Phytochemicals as a Complement to Cancer Chemotherapy: Pharmacological Modulation of the Autophagy-Apoptosis Pathway
- 1Center for Neuroscience, Korea Institute of Science and Technology (KIST), Seoul, South Korea
- 2Global Biotechnology & Biomedical Research Network (GBBRN), Department of Biotechnology and Genetic Engineering, Faculty of Biological Sciences, Islamic University, Kushtia, Bangladesh
- 3Department of Anatomy, Dongguk University College of Medicine, Gyeongju, South Korea
- 4Department of Biochemistry and Molecular Biology, Bangladesh Agricultural University, Mymensingh, Bangladesh
- 5Department of Biotechnology and Genetic Engineering, Bangabandhu Sheikh Mujibur Rahman Science and Technology University, Gopalganj, Bangladesh
- 6ABEx Bio-Research Center, Dhaka, Bangladesh
- 7Department of Biotechnology and Genetic Engineering, Faculty of Biological Sciences, Islamic University, Kushtia, Bangladesh
- 8Department of Biochemistry, College of Medicine, Hallym University, Chuncheon-si, South Korea
- 9Graduate School of Pharmaceutical Sciences, College of Pharmacy, Ewha Womans University, Seoul, South Korea
- 10Department of Global Medical Science, Wonju College of Medicine, Yonsei University, Seoul, South Korea
- 11Division of Bio-Medical Science and Technology, KIST School, Korea University of Science and Technology (UST), Seoul, South Korea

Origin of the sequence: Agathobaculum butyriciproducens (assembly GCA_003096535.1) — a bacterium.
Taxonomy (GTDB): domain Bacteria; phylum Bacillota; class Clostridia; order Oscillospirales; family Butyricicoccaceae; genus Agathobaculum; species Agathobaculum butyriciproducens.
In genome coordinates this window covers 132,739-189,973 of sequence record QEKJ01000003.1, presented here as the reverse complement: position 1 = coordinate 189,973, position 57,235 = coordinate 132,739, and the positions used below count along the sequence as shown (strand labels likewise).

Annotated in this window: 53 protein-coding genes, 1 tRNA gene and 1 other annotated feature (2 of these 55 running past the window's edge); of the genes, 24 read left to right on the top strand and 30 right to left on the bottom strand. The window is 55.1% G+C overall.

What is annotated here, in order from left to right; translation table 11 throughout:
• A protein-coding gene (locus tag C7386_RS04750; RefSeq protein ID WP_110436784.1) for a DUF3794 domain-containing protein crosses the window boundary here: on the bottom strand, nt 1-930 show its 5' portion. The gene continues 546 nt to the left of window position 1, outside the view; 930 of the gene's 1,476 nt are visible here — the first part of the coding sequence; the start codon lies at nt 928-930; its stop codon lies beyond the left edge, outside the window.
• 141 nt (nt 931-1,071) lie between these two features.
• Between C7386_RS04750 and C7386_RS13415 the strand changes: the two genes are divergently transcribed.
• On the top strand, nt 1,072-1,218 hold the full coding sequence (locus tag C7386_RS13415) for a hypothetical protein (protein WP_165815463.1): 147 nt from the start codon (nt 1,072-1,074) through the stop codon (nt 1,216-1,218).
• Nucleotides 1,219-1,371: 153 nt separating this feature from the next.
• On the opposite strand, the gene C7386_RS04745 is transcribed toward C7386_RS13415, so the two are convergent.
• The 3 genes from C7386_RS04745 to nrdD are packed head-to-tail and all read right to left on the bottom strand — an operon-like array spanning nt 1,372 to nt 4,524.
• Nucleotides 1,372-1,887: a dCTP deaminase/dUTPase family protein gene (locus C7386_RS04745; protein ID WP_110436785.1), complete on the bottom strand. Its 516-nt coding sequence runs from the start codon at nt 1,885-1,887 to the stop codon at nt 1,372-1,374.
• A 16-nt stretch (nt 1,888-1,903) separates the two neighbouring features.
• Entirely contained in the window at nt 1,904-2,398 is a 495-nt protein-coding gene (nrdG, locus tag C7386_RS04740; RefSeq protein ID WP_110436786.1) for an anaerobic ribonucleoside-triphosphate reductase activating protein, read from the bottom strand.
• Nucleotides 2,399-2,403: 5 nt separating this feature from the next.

Bioactive plant derived compounds are important for a wide range of therapeutic applications, and some display promising anticancer properties. Further evidence suggests that phytochemicals modulate autophagy and apoptosis, the two crucial cellular pathways involved in the underlying pathobiology of cancer development and regulation. Pharmacological targeting of autophagy and apoptosis signaling using phytochemicals therefore offers a promising strategy that is complementary to conventional cancer chemotherapy. In this review, we sought to highlight the molecular basis of the autophagic-apoptotic pathway to understand its implication in the pathobiology of cancer, and explore this fundamental cellular process as a druggable anticancer target. We also aimed to present recent advances and address the limitations faced in the therapeutic development of phytochemical-based anticancer drugs.